Thursday, November 18, 2021

Courts are still figuring out how COVID-19 fits into the legal scheme in Maryland

 Estate of Madden v. Southwest Airlines, Co., Civil Action No. 1:21-cv-00672-SAG, 2021 U.S. Dist. LEXIS 117266 (D. Md. June 23, 2021)             

With the world still being in the throes of a global pandemic, the question has now turned to how courts are deciding cases that have been impacted by COVID-19. Recently, the United States District Court for Maryland decided that it would not make employers liable for alleged negligence because of a lack of safe COVID protocols.

In this case, the plaintiff, Ms. Madden, was a flight attendant for Southwest and was required to attend mandatory in-person training to remain compliant with the Federal Aviation Administration requirements. The training involved groups of at least ten flight attendants at a time and Ms. Madden was required to attend her training in Baltimore Washington International Airport at the height of COVID. Ms. Madden alleges that Southwest failed to implement reasonable health protocols to prevent the spread of COVID, and as a result of Southwest’s negligence, Ms. Madden was exposed to COVID and passed it on to her husband who also contracted COVID and passed away.

For there to be a negligence claim in Maryland, the plaintiff must successfully allege four elements: (1) a duty was owed by the defendant to the injured individual; (2) there was a breach to that duty; (3) there was an actual injury; and (4) that the injury was a direct result of the breach. The Court in its decision considered the first element of whether Southwest owed a duty to Plaintiff’s husband.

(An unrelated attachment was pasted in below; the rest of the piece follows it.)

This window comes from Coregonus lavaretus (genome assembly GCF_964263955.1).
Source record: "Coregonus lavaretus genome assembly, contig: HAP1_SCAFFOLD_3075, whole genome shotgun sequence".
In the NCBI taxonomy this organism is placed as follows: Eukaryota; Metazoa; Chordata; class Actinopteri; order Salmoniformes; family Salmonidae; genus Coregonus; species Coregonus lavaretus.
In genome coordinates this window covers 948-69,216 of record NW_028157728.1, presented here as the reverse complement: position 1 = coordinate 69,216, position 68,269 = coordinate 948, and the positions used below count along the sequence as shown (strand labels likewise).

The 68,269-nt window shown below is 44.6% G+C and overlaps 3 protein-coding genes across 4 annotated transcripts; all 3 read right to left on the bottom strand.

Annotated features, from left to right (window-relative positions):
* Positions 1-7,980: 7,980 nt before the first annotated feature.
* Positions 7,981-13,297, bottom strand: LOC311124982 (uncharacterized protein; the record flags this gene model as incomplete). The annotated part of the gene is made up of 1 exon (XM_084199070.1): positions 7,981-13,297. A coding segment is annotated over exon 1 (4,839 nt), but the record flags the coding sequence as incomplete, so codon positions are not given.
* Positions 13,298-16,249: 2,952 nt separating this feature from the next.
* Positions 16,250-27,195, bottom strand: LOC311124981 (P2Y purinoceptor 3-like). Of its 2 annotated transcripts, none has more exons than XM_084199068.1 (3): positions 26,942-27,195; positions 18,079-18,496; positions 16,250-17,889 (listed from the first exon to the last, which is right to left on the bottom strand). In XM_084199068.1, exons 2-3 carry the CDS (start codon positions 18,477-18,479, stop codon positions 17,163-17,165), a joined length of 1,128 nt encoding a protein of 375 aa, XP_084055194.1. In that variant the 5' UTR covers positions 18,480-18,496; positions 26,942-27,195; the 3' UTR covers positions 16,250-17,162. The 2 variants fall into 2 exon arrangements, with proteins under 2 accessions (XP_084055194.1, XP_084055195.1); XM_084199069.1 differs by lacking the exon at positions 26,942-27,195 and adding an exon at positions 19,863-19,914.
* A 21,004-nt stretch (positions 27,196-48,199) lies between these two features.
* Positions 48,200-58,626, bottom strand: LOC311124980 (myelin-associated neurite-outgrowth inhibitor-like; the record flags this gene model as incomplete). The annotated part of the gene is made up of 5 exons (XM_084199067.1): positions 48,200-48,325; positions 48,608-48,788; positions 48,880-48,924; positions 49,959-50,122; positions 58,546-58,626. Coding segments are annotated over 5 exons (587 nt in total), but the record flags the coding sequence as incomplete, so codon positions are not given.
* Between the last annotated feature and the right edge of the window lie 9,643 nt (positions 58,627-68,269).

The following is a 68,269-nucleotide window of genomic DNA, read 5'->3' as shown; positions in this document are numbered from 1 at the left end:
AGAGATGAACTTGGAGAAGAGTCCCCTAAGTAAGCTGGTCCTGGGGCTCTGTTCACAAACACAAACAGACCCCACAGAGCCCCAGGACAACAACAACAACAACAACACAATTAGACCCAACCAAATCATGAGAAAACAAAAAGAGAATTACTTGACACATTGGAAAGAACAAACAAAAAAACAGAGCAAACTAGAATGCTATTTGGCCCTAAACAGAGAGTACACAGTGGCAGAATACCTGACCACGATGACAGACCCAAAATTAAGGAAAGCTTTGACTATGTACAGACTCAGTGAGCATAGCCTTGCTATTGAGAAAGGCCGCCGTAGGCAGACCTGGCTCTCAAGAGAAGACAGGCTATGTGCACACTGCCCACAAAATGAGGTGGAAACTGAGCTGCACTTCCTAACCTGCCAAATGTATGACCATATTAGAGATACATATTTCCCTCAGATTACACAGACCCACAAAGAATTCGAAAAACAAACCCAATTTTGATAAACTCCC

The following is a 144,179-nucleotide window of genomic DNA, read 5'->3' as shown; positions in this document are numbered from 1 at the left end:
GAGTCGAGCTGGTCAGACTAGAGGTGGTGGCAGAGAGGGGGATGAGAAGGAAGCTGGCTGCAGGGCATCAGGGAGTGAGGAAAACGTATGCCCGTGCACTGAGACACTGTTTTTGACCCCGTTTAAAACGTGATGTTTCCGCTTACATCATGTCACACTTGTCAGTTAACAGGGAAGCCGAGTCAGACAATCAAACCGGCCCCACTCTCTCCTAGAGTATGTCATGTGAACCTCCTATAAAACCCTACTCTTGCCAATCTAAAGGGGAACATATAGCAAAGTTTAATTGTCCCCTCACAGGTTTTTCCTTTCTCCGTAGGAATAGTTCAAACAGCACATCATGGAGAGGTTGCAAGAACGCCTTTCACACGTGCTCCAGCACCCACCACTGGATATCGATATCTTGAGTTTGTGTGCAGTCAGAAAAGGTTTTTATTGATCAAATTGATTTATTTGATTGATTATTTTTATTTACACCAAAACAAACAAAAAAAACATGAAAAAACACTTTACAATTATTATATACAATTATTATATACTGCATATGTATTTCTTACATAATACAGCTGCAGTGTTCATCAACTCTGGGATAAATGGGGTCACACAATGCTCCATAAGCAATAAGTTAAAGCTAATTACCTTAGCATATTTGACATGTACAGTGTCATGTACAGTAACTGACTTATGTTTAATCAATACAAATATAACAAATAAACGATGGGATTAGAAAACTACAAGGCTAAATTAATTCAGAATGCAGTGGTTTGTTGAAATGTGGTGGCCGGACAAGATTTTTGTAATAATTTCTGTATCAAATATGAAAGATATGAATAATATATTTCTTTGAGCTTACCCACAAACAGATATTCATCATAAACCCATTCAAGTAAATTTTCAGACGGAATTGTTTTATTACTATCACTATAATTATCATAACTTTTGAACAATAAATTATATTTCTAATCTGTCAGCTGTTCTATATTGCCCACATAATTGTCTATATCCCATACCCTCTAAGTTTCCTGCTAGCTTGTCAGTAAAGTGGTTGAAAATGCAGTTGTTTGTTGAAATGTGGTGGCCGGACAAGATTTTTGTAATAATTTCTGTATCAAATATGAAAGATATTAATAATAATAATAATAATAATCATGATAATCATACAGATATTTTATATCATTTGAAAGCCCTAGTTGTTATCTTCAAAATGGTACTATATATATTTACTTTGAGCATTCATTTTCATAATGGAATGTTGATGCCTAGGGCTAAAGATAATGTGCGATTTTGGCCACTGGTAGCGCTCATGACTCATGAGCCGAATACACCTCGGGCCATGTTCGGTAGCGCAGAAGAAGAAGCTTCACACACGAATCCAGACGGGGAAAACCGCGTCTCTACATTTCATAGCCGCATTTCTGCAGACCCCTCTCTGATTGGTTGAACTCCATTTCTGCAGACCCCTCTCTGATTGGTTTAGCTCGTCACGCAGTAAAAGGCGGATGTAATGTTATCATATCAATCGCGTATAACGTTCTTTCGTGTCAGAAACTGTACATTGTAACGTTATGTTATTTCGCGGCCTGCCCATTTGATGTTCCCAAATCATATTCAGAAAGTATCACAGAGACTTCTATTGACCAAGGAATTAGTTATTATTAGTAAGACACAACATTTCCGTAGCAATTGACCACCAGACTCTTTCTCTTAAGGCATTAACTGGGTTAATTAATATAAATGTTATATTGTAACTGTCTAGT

The Court also noted that there is a general rule in Maryland that there is no special duty owed for the actions of a third party. Even though there are exceptions to this rule, the Court held that none of the exceptions apply to this case. Therefore, the Court continued to determine whether or not there was a duty owed to the Plaintiff’s husband by the Plaintiff’s employer.

Ultimately the Court held that there was no duty owed to the Plaintiff’s husband even though the Court determined that the facts of the case indicated satisfied more factors in favor of there being a duty owed by Southwest to Mr. Madden. This is because the Court determined that there is no concrete evidence indicating that Southwest’s training was the reason why Mr. and Ms. Madden contracted COVID. There were too many other factors to consider, and the Plaintiff’s assurance is not enough to convince the Court that Southwest’s training was the sole reason Ms. Madden contracted COVID.

Therefore, despite it being foreseeable that the failure to implement health and safety protocols could lead to the exposure of COVID to employees and their families, the Court could not hold that Southwest owed a duty to its employees’ family members. It will be interesting to see if and how this will change as Courts delve into COVID and its impacts.

-Jocelyn Wang, Law Clerk


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